For Karl Albrektsson, being one of the best isn’t enough

Karl Albrektsson raises his arms after a fight in the Bellator cage. Karl Albrektsson is currently on a three-fight winning streak including a fight in Bellator. Photo Credit: Bellator

The night of Superior Challenge 21 was Amilcar Alves’ 40th fight, according to him. Tapology lists him as 18-21 with no amateur fights, but it’s not surprising that one of fights didn’t get recorded anywhere. Since 2006, Alves has been fighting anywhere and everywhere; from tiny regional organizations to M-1, Shooto Brasil, even the UFC. This fight, however, would be his last.

Alves got a few strikes in on the feet, but “King” Karl Albrektsson was blasting him with heavy kicks against the fence. After a minute of this, the twenty-seven year old Swedish fighter took him down, and dominated the rest of the round on top. Round two went the same, with Albrektsson getting him down earlier this time. Albrektsson got half-mount against the cage, and rained unanswered blows until the fight was stopped.

Afterwards, the interviewer tried to put the microphone in front of Albrektsson, but Alves mentioned he wanted to say something, and Albrektsson motioned for the interviewer to give Alves the mic. Through tears, Alves reflected on how proud he was of his career, before saying “I think it’s time to let the new generation come,” congratulating Albrektsson, and wishing him luck.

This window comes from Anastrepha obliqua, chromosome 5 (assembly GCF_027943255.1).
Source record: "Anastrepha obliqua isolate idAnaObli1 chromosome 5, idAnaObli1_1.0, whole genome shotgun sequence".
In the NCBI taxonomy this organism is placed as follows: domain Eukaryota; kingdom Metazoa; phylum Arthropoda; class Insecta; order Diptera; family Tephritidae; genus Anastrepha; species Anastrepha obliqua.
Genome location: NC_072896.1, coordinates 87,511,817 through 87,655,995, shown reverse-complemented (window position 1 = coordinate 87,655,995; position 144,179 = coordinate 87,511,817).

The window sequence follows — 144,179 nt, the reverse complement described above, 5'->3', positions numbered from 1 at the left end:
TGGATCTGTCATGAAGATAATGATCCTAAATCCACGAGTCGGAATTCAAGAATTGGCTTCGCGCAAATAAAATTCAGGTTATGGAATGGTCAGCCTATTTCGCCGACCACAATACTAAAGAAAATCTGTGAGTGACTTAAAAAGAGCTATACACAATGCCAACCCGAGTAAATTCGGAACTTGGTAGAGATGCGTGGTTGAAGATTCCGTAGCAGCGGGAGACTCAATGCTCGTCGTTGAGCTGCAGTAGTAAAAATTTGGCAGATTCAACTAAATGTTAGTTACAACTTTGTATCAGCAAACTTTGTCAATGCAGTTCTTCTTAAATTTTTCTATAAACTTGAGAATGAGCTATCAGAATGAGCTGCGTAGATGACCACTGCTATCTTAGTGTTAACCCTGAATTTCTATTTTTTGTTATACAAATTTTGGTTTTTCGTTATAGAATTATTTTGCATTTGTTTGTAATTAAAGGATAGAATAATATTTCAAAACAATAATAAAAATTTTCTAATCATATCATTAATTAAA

In Swedish, Albrektsson spoke of his strategy. He said that Alves was a dangerous opponent, and that he chose to tire him out by taking him down. He ended the interview by saying “I have much respect for Alves, that he fights on such short notice. Truly, respect. He’s a true warrior, he has the spirit of what MMA symbolizes. That you dare, dare to be brave, and it doesn’t matter who you’re up against. You’re there to fight.

While Albrektsson gave his post-fight interview, Alves took off his gloves. The Brazilian fighter stood patiently while Albrektsson complimented him in a language he likely didn’t understand. Instead of dropping his gloves in the cage as per tradition, Alves walked towards Albrektsson, gloves in hand, and passed the torch to him. He chose the right person to carry it.

Karl Albrektsson hugs with Amilcar Alves following their fight.
Karl Albrektsson and Amilcar Alves after their fight in Superior Challenge. Photo Credit: Superior Challenge

Albrektsson (12-3) has always been an athlete. He told MMAnytt TV that he was already 6’2 and over 90 kg (194 lbs) by the time he was 15. He played hockey and boxed. He fought his first pro MMA fight in 2012 at 18. Competing in the 90+ kg division in Sanda, he took home gold from the 2014 European Wushu Championships, and bronze from the 2015 World Wushu Championships.

In 2016, at 4-0, Albrektsson fought now-Bellator Light Heavyweight Champion Vadim Nemkov (14-2). Albrektsson won a grinding, grappling-heavy split decision, at one point shooting a takedown that speared Nemkov right through the ropes.

A high-level win like that may have one wondering when they’ll see Albrektsson in the UFC. Him signing with Bellator may imply to some that that’s not his goal. Albrektsson, however, clears up any confusion in his interview with MMAnytt TV, explaining that he wants to grow as a fighter and “be as mature as he can” by the time he debuts in the UFC.

This makes a lot of sense looking at his record, for two reasons. First, Albrektsson often took fights at Superior Challenge, a Swedish regional promotion, in between his fights with RIZIN and Bellator. It’s clear that accumulating experience is a priority for him, whether it be the Superior Challenge octagon, the Bellator circle-cage, or the RIZIN ring. The second reason is that Albrektsson does have three losses on his record.